Space Jam and sinking libraries: why Perez’s plan for a Real Madrid theme park was always doomed to fail

Watch more of our videos on Shots! 
and live on Freeview channel 276
Visit Shots! now
RealMadridLand... The Maddest Place on Earth.

Hats off to Florentino Perez; only a special kind of madman could watch Space Jam and interpret the entire premise as a TEDtalk on proper business management. Then again, only a special kind of madman could possess the arrogant detachedness and greed required to match the cartoonish iniquity of Danny DeVito’s Swackhammer.

In recent days it has emerged that Perez, ever the outlandish profiteer, quite literally held ambitions of uprooting Real Madrid’s entire operation - stadium, training facilities, the full shebang - and relocating it to a theme park, imaginatively named ‘RealMadridLand’. Welcome to the age of post-irony. At least in Space Jam, they had the good grace to christen Swackhammer’s attraction ‘Moron Mountain’.

Hide Ad
Hide Ad

This was more than just a half-muttered pipe dream too. According to new book Messi vs Ronaldo by Jonathan Clegg and Joshua Robinson, Perez was in actual talks with a cadre of former Disney executives, headed up by long-time CEO Michael Eisner, and had been mulling over the idea since 2004. The Spaniard had even gone as far as to start sketching potential rollercoasters - which, of course, is a perfectly normal thing for the chairman of the most recognisable club in world football to do in his spare time - including one based on Zinedine Zidane’s iconic volley from the 2002 Champions League final. Presumably punters would have just been fired out of a cannon. Sideways.

In the end, Perez’s elaborate plans fell through due to a combined lack of funding and space. He needed €2.5 billion and around 250 acres. He had €1.4 billion and 130 acres. Like the urban legend of the architect whose magnum opus library sank into the ground because he failed to account for the weight of the books inside, it would appear that dear Florentino forgot about hotels and conference centres.

There were other concerns too, however. For one, the new public training facility would have allowed Real’s opponents full access to their tactical machinations. If the practice pitch was akin to the (morally reprehensible) orca enclosure at SeaWorld, the likes of Barcelona et al. could quite easily cough up the entrance fee to have scouts sat gleefully in the splash zone, clipboards and little plastic ponchos at the ready. Perez’s response? “People see all that stuff anyway”. This guy.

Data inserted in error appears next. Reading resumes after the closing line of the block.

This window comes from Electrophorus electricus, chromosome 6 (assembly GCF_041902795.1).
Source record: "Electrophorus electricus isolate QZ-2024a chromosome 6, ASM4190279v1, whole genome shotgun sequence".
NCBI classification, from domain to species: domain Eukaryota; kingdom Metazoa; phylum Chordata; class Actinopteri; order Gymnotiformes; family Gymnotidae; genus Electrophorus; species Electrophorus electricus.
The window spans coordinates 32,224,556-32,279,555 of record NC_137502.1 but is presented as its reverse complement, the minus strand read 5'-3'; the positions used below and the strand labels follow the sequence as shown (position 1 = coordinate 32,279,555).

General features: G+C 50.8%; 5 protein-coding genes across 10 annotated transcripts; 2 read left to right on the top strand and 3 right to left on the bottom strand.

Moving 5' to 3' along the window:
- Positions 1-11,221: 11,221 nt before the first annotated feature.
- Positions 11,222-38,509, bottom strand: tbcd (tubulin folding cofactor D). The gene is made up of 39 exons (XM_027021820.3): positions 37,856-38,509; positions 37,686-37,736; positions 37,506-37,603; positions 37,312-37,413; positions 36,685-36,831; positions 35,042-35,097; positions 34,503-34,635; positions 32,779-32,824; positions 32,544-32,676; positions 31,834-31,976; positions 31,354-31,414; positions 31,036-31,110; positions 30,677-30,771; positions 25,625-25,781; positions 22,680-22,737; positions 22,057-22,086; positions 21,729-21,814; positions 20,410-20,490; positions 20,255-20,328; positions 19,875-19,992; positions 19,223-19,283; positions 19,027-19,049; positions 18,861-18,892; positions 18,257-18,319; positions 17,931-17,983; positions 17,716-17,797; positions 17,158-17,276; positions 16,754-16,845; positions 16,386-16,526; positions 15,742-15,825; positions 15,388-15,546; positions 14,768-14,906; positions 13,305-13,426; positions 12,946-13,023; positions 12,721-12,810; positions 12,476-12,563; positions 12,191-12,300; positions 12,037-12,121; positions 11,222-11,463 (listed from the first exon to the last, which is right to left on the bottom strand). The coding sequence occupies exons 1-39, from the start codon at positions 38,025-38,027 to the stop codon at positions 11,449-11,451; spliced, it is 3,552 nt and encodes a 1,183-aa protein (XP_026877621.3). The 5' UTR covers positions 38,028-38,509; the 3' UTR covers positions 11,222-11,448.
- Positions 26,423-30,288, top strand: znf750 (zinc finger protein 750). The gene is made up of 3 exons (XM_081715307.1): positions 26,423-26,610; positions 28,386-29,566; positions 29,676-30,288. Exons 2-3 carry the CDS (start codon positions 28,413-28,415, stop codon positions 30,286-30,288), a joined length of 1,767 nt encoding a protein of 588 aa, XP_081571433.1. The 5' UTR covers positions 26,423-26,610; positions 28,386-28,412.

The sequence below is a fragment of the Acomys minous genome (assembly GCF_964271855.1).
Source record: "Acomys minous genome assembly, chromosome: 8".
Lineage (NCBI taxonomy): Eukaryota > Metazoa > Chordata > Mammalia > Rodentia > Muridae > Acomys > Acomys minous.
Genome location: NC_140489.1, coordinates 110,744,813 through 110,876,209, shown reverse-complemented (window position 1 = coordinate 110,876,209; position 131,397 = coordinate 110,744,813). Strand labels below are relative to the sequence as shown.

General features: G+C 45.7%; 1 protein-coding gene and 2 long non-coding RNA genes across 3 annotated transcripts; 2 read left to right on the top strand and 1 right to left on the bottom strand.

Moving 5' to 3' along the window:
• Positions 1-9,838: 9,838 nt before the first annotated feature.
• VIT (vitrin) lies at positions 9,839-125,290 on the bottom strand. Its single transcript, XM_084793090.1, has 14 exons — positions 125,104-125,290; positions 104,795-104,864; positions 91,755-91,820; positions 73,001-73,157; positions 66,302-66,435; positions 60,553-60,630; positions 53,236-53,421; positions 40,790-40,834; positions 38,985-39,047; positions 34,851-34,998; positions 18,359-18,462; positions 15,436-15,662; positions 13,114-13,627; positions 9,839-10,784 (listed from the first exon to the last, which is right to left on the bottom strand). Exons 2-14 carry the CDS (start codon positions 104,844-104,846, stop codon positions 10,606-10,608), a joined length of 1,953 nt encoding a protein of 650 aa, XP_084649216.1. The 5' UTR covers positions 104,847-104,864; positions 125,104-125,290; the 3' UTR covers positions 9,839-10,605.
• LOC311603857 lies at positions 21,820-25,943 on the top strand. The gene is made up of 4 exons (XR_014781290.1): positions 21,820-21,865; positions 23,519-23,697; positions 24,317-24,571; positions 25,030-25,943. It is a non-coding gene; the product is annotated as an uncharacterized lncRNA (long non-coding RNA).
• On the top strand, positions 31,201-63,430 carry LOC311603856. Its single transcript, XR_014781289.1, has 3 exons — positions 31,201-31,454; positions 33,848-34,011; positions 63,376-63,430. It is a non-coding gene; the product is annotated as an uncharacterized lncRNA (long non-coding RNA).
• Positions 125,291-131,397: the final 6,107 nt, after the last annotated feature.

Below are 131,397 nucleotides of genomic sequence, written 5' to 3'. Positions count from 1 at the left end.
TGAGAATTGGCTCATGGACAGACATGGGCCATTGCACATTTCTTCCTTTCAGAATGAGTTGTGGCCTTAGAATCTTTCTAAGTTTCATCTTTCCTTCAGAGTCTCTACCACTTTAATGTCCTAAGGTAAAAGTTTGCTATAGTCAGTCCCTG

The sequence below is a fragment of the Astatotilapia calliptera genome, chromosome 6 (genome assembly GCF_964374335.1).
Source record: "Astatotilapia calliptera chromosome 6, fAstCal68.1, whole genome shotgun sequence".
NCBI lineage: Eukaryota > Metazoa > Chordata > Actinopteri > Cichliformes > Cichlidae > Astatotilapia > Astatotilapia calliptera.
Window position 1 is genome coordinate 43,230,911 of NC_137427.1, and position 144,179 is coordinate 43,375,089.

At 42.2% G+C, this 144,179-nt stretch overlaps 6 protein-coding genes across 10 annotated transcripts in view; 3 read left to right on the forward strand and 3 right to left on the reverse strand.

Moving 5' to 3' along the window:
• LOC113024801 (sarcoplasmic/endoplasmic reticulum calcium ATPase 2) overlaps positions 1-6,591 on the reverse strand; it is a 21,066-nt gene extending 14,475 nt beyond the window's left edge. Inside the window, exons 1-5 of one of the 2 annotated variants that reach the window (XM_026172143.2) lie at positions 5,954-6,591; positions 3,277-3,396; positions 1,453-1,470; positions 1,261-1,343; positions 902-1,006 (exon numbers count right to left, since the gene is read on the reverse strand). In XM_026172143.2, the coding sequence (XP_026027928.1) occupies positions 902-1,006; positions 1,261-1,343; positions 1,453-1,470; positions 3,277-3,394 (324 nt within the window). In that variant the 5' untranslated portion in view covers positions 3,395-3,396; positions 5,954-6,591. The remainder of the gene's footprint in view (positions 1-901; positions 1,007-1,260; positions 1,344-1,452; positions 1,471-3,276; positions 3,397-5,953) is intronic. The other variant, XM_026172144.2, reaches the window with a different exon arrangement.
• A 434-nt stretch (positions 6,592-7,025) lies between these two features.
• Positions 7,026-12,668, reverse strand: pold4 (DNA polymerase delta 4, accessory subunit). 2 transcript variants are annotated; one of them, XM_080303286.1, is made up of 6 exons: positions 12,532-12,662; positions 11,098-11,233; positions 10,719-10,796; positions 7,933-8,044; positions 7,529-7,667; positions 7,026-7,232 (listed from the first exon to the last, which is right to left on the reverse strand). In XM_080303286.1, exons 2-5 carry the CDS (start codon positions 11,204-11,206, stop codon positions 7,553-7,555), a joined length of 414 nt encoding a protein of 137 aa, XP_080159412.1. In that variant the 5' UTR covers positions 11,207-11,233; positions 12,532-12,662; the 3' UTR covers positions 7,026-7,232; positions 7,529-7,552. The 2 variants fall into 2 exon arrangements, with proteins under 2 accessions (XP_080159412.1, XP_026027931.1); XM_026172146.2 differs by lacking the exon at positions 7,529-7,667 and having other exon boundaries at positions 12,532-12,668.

It’s hard to imagine that fans, or indeed players and managers, would have been overly thrilled at the prospect either. Forget Looney Tunes, the billionaire’s fantasy was closer to lunacy - less storm in a teacup, more storm on the teacups.

Hide Ad
Hide Ad

On a fundamental level, worries were also raised over whether or not RealMadridLand would even, well, break even. In and of itself, that should be enough reason to abandon any such venture post-haste. If it looked for a solitary moment as if Disneyland wasn’t going to turn a profit for even one second you can bet your bottom dollar that Walt himself would be thawed from his cryogenic slumber to whip Mickey and the rest of his anthropomorphic minions into shape. (By the way, convenient that if you google “Disney Frozen” the top hit is no longer about the preservative powers of liquid nitrogen, don’t you think...).

But what makes the potential financial peril of Perez’s brainchild doubly baffling is his insistence that it was the necessary evolution required to keep pace with the incalculable oil wealth of Manchester City and PSG. It’s difficult to see how such a folly could ever have provided a solution if it was operating at a loss - and the notion that it could ever turn a meaningful profit would always have been somewhat risible. Indeed, the promise of a theme park adventure feels like the last desperate Hail Mary of a divorced father scrambling for relevancy and affection in the face of usurpation from a cool new stepdad, not a plot engineered to bring down the economic might of a Middle Eastern petrostate.

In the wake of his vision collapsing, it is claimed that Perez saw no other option but to push for Real’s inclusion in a newly-formed European Super League. As far as villain origin stories go, they don’t come much brattier than: “Couldn’t build my own theme park so I’m going to completely shred the very fabric of an entire sport, thus decimating it as a competitive entity”. It’d be a bit like if LEGOLAND fell on hard times, padlocked their gates, and auctioned off their bricks to the Decepticons.

All of this is to say that Perez’s harebrained blueprint was never truly about sustainability or survival, but rather the ineffable avarice that motivates so many thought processes in the very upper echelons of the professional game. Would it truly have been a shock, for instance, to stumble across an equivalent scheme whereby Barcelona president Joan Laporta had drawn up plans to build the world’s largest water slide around the rim of Camp Nou? Greed begets more greed begets more greed until one day you’re stood in front of a board of directors pitching for training to be scheduled around a twice daily parade in which Thibaut Courtois is forced to dress up as Goofy.

Hide Ad
Hide Ad

If there is a silver lining to this craziness though, it’s that anybody struggling for an idea of what to buy Florentino Perez for Christmas this year now has the perfect present just ready and waiting. Get him a copy of RollerCoaster Tycoon.

Related topics:

Comment Guidelines

National World encourages reader discussion on our stories. User feedback, insights and back-and-forth exchanges add a rich layer of context to reporting. Please review our Community Guidelines before commenting.